Joe Henderson: If Rick Scott stands on principle, then he must use budget veto pen - Florida Politics

Joe Henderson: If Rick Scott stands on principle, then he must use budget veto pen

Take your seats, folks. This is going to be good. We are about to find out who is the boss in Florida.

If Gov. Rick Scott wants to remind everyone in the Legislature who has the most stripes on their shoulder, then he has to follow through on his threat to start vetoing major — or all — parts of the $82.4 billion budget presented to him by the House and Senate.

Special session? Bring it on.

The budget eviscerates two of Scott’s most cherished programs — VISIT Florida and Enterprise Florida. It is a direct frontal assault on public education, laughingly in the name of “reform.” There are so many damaging aspects to this bill, picking it apart piece by piece could take days.

Educators are lining up, bullhorns at the ready, to plead with Scott to just veto the 278-page conforming bill they say will cut public schools to the marrow. House Speaker Richard Corcoran calls it “transformational” and released an explaining that all those “liberals” have it wrong. It’s going to be great.

Does he mean those well-known liberals from the Tea Party? Yes, even the Tea Party Network tweeted that the bill is a “monstrosity” and called for it to be vetoed.

The Hillsborough Classroom Teachers Association called it “a budget that will be devastating to public schools, our students.”

Hello!

Scott can score lots of points with educators if he turns thumbs-down on this budget (consider that alliance for a moment, will you). He also can make a potent argument about preserving the $100 million he wants for VISIT Florida. In a budget of nearly $83 billion, it’s not a great amount of money and, considering that Florida just had a record year for tourism, something must be working.

It’s tricky, though.

During Scott’s sparring with Corcoran during the Legislative Session, the Speaker won nearly every round. If Scott were to veto the budget, he would risk having the Legislature override that with a two-thirds vote (pretty good chance it could happen, too).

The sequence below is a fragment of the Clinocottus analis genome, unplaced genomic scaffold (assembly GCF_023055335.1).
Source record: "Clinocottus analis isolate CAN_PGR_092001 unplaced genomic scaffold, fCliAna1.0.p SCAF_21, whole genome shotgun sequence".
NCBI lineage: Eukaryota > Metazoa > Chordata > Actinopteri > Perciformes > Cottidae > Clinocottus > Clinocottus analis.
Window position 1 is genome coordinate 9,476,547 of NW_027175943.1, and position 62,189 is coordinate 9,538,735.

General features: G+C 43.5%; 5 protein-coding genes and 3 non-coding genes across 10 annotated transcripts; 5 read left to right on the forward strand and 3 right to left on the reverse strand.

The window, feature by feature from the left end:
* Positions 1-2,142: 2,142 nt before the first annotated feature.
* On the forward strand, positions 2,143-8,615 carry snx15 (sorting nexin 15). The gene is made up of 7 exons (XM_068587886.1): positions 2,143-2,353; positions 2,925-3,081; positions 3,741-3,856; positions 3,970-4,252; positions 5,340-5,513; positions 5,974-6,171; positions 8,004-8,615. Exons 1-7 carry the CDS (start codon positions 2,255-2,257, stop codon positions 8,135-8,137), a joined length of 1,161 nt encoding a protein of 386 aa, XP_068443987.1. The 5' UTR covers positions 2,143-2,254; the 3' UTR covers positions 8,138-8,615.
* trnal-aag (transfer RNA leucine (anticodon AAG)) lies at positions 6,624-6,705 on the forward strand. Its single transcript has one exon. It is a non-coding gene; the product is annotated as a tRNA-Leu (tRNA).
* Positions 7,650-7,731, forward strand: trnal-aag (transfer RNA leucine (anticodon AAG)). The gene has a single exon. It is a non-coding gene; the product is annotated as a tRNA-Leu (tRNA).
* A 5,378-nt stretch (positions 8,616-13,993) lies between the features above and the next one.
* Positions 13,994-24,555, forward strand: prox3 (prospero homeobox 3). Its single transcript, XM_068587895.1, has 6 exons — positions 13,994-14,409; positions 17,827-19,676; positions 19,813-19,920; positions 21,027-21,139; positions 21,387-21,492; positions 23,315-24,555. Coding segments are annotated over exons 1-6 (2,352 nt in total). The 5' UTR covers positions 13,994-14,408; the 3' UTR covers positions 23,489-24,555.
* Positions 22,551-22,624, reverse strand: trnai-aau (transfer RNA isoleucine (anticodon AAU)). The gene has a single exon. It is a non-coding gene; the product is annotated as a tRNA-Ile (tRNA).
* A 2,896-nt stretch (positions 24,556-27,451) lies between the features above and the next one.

What’s it going to be — capitulation or principle?

We got here because Corcoran stood on his core principle of lower spending, no corporate welfare, and a move toward privatization of, well, everything — especially schools.

Scott should stand on his principles as well. If the Legislature overrides it, well, the governor can at least say he did all he could. It won’t be his fault if tourism falls off, and the blood from the mess this budget makes of education will be on the hands of the lawmakers who voted in favor of “transformational” change.

I have a 45-year career in newspapers, including the last nearly 42 years at The Tampa Tribune. I covered a large variety of things, primarily in sports but also including hard news. The two intertwined in the decade-long search to bring Major League Baseball to the area. I also was the City Hall reporter for two years and covered all sides of the sales tax issue that ultimately led to the construction of Raymond James Stadium. I served as a full-time sports columnist for about 10 years before moving to the metro news columnist for the last 4 ½ years. I have numerous local, state and national writing awards. I have been married to my wife, Elaine, for nearly 35 years and have two grown sons – Ben and Patrick.

1 Comment

  1. The quality of life has diminished in our over crowded tourist spots for those who have to live and work in.
    Housing is unaffordable, minimum wage jobs, longer travel time as so much more.
    Until the needs of our workforce housing and pay has been satisfied
    JUST SAY NO

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